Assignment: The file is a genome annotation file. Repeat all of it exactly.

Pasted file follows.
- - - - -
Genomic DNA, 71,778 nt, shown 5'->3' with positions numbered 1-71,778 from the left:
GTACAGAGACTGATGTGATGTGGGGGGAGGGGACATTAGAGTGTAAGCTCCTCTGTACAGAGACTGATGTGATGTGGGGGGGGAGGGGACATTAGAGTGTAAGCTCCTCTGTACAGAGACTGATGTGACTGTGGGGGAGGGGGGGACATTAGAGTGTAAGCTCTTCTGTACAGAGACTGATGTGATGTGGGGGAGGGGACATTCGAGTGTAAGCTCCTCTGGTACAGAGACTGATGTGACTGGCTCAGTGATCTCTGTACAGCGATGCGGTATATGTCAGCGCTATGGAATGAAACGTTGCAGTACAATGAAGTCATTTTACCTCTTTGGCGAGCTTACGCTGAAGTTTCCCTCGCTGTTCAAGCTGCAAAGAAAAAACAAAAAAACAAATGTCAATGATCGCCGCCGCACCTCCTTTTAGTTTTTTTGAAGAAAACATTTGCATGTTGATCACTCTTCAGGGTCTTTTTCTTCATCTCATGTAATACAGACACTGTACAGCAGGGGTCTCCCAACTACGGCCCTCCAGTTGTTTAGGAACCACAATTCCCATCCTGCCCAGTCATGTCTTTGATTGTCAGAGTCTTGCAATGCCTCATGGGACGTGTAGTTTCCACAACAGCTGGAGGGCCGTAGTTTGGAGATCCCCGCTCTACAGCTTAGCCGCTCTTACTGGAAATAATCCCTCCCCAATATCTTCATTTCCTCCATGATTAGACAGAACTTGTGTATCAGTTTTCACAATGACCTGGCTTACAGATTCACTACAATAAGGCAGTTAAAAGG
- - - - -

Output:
Genomic DNA, 71,778 nt, shown 5'->3' with positions numbered 1-71,778 from the left:
GTACAGAGACTGATGTGATGTGGGGGGAGGGGACATTAGAGTGTAAGCTCCTCTGTACAGAGACTGATGTGATGTGGGGGGGGAGGGGACATTAGAGTGTAAGCTCCTCTGTACAGAGACTGATGTGACTGTGGGGGAGGGGGGGACATTAGAGTGTAAGCTCTTCTGTACAGAGACTGATGTGATGTGGGGGAGGGGACATTCGAGTGTAAGCTCCTCTGGTACAGAGACTGATGTGACTGGCTCAGTGATCTCTGTACAGCGATGCGGTATATGTCAGCGCTATGGAATGAAACGTTGCAGTACAATGAAGTCATTTTACCTCTTTGGCGAGCTTACGCTGAAGTTTCCCTCGCTGTTCAAGCTGCAAAGAAAAAACAAAAAAACAAATGTCAATGATCGCCGCCGCACCTCCTTTTAGTTTTTTTGAAGAAAACATTTGCATGTTGATCACTCTTCAGGGTCTTTTTCTTCATCTCATGTAATACAGACACTGTACAGCAGGGGTCTCCCAACTACGGCCCTCCAGTTGTTTAGGAACCACAATTCCCATCCTGCCCAGTCATGTCTTTGATTGTCAGAGTCTTGCAATGCCTCATGGGACGTGTAGTTTCCACAACAGCTGGAGGGCCGTAGTTTGGAGATCCCCGCTCTACAGCTTAGCCGCTCTTACTGGAAATAATCCCTCCCCAATATCTTCATTTCCTCCATGATTAGACAGAACTTGTGTATCAGTTTTCACAATGACCTGGCTTACAGATTCACTACAATAAGGCAGTTAAAAGG